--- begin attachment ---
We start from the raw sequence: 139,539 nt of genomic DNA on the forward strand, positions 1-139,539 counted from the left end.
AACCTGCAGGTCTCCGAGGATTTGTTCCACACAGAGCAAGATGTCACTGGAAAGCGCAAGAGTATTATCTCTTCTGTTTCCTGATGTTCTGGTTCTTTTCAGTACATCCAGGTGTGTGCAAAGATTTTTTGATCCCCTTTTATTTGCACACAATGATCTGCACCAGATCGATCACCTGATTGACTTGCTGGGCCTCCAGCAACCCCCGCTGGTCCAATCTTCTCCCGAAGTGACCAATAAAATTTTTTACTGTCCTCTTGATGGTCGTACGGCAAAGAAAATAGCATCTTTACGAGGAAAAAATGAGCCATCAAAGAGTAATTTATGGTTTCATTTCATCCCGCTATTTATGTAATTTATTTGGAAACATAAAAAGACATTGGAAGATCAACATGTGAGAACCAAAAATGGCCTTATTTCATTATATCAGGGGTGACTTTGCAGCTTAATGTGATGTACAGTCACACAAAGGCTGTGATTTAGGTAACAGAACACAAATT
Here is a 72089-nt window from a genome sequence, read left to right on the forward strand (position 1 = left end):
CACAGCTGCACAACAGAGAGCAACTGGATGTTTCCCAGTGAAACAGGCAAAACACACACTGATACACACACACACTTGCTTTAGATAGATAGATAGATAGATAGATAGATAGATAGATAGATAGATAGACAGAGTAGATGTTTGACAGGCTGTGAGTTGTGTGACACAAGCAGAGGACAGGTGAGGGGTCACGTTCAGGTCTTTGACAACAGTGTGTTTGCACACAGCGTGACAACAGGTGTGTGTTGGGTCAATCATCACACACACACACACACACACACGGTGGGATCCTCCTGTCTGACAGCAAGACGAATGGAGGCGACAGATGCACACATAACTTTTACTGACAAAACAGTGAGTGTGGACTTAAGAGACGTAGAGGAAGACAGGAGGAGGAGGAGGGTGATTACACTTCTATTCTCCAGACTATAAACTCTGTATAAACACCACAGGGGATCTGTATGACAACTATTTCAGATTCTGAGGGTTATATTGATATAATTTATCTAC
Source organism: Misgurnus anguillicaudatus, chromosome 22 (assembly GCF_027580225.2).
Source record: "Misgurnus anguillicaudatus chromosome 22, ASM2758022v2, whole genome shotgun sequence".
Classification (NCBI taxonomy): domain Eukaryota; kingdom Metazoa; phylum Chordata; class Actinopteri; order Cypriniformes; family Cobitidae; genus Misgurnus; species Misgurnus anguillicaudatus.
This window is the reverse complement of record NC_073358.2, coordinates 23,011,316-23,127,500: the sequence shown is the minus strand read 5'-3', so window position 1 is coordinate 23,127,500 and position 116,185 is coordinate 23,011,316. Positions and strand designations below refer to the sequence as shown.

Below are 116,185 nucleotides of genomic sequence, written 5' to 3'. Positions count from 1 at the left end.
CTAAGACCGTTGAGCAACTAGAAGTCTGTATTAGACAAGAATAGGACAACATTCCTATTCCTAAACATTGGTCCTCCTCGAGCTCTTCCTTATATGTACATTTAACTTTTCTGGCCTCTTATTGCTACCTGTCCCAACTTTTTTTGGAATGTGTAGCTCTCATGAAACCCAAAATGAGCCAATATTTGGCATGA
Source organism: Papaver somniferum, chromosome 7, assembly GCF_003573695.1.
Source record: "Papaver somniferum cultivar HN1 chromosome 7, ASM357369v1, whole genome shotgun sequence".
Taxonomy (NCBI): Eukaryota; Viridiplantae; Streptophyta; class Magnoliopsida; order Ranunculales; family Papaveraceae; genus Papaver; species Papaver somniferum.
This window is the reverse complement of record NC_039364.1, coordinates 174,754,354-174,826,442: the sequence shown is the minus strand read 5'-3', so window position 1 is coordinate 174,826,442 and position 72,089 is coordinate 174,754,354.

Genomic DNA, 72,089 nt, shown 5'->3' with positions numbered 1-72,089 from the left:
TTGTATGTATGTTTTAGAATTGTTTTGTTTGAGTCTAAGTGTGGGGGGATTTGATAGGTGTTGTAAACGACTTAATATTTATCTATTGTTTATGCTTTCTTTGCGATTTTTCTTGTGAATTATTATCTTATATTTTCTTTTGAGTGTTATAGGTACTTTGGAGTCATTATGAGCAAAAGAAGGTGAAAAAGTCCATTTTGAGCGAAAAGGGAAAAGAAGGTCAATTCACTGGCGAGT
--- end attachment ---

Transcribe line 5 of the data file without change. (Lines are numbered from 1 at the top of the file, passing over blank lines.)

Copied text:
Source organism: Misgurnus anguillicaudatus, chromosome 22 (assembly GCF_027580225.2).